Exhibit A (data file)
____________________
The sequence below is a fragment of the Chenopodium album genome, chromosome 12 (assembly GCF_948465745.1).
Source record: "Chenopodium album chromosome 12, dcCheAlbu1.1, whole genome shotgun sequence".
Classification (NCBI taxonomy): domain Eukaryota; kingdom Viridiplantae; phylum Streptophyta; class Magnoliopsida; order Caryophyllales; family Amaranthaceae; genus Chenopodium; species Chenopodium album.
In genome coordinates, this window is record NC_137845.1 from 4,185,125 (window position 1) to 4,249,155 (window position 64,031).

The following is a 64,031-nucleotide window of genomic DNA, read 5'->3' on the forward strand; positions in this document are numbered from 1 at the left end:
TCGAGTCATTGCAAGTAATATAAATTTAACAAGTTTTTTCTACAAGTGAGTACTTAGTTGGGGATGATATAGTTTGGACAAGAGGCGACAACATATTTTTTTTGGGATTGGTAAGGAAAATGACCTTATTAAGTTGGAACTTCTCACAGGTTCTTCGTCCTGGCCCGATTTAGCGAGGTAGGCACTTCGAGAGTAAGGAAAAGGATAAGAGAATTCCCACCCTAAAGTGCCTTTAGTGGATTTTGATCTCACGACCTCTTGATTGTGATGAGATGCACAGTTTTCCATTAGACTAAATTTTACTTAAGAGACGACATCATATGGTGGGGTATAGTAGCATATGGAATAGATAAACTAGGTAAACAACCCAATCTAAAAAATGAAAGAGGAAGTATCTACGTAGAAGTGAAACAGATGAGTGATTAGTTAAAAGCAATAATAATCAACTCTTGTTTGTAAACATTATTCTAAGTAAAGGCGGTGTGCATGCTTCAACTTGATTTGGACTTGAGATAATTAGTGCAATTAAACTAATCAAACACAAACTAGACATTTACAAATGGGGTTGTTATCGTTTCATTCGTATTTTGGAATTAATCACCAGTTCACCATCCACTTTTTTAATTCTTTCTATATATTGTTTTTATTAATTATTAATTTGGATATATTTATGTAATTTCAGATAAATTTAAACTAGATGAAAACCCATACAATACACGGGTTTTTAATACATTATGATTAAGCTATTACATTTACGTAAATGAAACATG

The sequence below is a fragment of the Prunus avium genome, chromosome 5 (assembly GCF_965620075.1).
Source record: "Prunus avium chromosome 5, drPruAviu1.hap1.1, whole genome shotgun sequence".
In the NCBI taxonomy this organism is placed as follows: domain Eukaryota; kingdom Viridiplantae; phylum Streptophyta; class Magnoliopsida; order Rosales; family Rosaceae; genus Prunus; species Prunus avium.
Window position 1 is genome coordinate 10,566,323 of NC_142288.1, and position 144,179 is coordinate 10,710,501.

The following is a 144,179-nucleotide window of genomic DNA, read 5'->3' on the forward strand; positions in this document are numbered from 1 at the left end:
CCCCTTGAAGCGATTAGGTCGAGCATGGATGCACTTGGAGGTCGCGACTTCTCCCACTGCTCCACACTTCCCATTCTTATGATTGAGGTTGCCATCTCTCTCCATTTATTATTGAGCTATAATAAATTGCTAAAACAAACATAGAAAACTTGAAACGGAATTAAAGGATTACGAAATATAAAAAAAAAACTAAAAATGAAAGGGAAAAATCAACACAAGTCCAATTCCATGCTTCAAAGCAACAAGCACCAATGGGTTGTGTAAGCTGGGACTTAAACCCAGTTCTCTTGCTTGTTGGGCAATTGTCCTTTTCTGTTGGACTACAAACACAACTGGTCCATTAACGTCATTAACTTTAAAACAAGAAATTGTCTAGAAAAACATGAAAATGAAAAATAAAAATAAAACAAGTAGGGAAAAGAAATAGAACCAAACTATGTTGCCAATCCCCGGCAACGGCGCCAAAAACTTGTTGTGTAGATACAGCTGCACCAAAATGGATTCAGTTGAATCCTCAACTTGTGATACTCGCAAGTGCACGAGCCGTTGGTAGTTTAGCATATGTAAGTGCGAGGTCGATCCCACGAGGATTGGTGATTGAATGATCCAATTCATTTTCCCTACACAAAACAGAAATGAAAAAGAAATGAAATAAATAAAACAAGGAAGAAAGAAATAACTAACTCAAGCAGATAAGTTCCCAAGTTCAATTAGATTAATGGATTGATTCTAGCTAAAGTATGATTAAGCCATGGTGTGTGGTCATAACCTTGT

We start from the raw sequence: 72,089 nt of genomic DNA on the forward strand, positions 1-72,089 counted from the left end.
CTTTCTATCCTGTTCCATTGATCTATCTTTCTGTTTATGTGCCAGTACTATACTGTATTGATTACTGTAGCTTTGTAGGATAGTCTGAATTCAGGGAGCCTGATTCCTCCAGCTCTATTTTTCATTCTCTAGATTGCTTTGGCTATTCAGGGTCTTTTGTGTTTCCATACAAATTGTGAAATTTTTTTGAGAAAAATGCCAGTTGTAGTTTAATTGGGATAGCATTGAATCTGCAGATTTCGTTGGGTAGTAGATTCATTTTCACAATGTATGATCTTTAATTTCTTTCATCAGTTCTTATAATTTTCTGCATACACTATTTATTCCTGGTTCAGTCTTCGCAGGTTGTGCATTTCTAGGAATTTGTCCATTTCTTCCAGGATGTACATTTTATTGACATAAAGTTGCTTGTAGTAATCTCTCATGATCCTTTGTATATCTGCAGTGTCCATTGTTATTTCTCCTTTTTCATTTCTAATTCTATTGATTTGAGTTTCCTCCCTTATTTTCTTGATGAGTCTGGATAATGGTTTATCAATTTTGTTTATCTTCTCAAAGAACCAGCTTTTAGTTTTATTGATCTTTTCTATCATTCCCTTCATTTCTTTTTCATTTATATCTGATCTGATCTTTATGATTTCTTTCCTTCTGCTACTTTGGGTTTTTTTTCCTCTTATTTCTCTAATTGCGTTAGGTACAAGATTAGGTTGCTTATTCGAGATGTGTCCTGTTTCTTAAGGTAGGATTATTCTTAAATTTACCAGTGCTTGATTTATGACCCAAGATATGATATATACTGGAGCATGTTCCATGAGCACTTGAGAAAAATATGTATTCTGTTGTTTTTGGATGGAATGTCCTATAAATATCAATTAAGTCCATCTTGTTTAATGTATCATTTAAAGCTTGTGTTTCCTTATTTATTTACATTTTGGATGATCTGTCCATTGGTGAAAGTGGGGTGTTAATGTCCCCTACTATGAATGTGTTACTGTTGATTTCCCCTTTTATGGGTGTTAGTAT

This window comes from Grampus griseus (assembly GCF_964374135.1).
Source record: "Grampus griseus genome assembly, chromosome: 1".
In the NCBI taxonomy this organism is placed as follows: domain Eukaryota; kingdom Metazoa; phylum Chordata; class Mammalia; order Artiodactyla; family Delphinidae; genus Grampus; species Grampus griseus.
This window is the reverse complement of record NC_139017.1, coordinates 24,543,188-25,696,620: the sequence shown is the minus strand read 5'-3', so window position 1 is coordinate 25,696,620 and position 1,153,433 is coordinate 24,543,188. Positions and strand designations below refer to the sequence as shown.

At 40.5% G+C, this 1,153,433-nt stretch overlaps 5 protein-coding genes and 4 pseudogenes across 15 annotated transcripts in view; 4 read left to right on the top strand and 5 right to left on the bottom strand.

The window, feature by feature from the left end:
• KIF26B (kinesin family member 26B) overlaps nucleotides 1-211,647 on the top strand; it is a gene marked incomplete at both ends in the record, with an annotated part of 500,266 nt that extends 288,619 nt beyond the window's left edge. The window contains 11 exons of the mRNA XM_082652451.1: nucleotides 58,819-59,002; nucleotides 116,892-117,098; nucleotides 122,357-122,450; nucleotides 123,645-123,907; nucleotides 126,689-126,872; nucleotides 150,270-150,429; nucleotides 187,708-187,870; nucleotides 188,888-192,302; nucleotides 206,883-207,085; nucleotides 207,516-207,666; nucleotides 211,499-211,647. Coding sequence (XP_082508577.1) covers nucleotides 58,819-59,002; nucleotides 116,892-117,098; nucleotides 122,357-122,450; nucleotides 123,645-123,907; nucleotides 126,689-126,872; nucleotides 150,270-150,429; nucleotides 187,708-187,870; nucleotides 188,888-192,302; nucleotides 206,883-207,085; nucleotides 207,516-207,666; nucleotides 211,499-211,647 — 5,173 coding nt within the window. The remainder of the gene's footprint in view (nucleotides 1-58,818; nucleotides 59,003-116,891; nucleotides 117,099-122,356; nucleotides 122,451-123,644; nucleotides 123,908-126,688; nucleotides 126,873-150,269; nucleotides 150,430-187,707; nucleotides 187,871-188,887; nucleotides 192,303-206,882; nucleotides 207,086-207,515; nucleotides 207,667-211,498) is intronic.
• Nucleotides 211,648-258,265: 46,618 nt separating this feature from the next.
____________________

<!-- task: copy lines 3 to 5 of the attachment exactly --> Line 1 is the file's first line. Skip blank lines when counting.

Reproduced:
Classification (NCBI taxonomy): domain Eukaryota; kingdom Viridiplantae; phylum Streptophyta; class Magnoliopsida; order Caryophyllales; family Amaranthaceae; genus Chenopodium; species Chenopodium album.
In genome coordinates, this window is record NC_137845.1 from 4,185,125 (window position 1) to 4,249,155 (window position 64,031).

The following is a 64,031-nucleotide window of genomic DNA, read 5'->3' on the forward strand; positions in this document are numbered from 1 at the left end: